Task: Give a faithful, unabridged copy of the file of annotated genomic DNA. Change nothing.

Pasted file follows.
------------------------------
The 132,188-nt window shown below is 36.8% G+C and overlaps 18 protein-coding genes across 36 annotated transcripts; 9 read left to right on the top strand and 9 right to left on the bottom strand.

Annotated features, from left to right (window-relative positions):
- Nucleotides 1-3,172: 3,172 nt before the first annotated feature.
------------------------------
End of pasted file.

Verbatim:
The 132,188-nt window shown below is 36.8% G+C and overlaps 18 protein-coding genes across 36 annotated transcripts; 9 read left to right on the top strand and 9 right to left on the bottom strand.

Annotated features, from left to right (window-relative positions):
- Nucleotides 1-3,172: 3,172 nt before the first annotated feature.